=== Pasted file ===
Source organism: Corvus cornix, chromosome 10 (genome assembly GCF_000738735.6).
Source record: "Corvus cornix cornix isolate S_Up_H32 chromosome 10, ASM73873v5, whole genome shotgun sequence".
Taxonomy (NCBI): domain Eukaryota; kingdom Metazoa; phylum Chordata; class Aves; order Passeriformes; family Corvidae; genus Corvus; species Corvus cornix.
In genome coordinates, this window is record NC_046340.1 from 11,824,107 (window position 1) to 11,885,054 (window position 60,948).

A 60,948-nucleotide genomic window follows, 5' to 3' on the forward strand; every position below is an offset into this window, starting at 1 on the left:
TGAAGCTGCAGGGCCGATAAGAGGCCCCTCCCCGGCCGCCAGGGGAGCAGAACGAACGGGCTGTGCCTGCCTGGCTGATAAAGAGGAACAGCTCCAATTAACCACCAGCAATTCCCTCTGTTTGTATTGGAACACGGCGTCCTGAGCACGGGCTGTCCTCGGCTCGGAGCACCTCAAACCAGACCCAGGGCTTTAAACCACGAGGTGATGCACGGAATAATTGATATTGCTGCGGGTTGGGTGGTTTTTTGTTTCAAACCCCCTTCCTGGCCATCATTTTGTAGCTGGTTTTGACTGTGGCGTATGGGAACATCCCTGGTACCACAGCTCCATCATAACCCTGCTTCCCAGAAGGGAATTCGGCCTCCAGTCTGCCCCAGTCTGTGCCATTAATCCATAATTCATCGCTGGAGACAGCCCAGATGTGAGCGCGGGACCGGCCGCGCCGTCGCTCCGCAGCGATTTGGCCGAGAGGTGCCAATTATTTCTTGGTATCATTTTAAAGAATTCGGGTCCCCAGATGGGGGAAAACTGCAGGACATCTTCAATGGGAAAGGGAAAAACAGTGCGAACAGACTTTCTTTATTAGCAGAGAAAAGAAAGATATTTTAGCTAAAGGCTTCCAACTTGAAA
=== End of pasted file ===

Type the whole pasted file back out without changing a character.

Source organism: Corvus cornix, chromosome 10 (genome assembly GCF_000738735.6).
Source record: "Corvus cornix cornix isolate S_Up_H32 chromosome 10, ASM73873v5, whole genome shotgun sequence".
Taxonomy (NCBI): domain Eukaryota; kingdom Metazoa; phylum Chordata; class Aves; order Passeriformes; family Corvidae; genus Corvus; species Corvus cornix.
In genome coordinates, this window is record NC_046340.1 from 11,824,107 (window position 1) to 11,885,054 (window position 60,948).

A 60,948-nucleotide genomic window follows, 5' to 3' on the forward strand; every position below is an offset into this window, starting at 1 on the left:
TGAAGCTGCAGGGCCGATAAGAGGCCCCTCCCCGGCCGCCAGGGGAGCAGAACGAACGGGCTGTGCCTGCCTGGCTGATAAAGAGGAACAGCTCCAATTAACCACCAGCAATTCCCTCTGTTTGTATTGGAACACGGCGTCCTGAGCACGGGCTGTCCTCGGCTCGGAGCACCTCAAACCAGACCCAGGGCTTTAAACCACGAGGTGATGCACGGAATAATTGATATTGCTGCGGGTTGGGTGGTTTTTTGTTTCAAACCCCCTTCCTGGCCATCATTTTGTAGCTGGTTTTGACTGTGGCGTATGGGAACATCCCTGGTACCACAGCTCCATCATAACCCTGCTTCCCAGAAGGGAATTCGGCCTCCAGTCTGCCCCAGTCTGTGCCATTAATCCATAATTCATCGCTGGAGACAGCCCAGATGTGAGCGCGGGACCGGCCGCGCCGTCGCTCCGCAGCGATTTGGCCGAGAGGTGCCAATTATTTCTTGGTATCATTTTAAAGAATTCGGGTCCCCAGATGGGGGAAAACTGCAGGACATCTTCAATGGGAAAGGGAAAAACAGTGCGAACAGACTTTCTTTATTAGCAGAGAAAAGAAAGATATTTTAGCTAAAGGCTTCCAACTTGAAA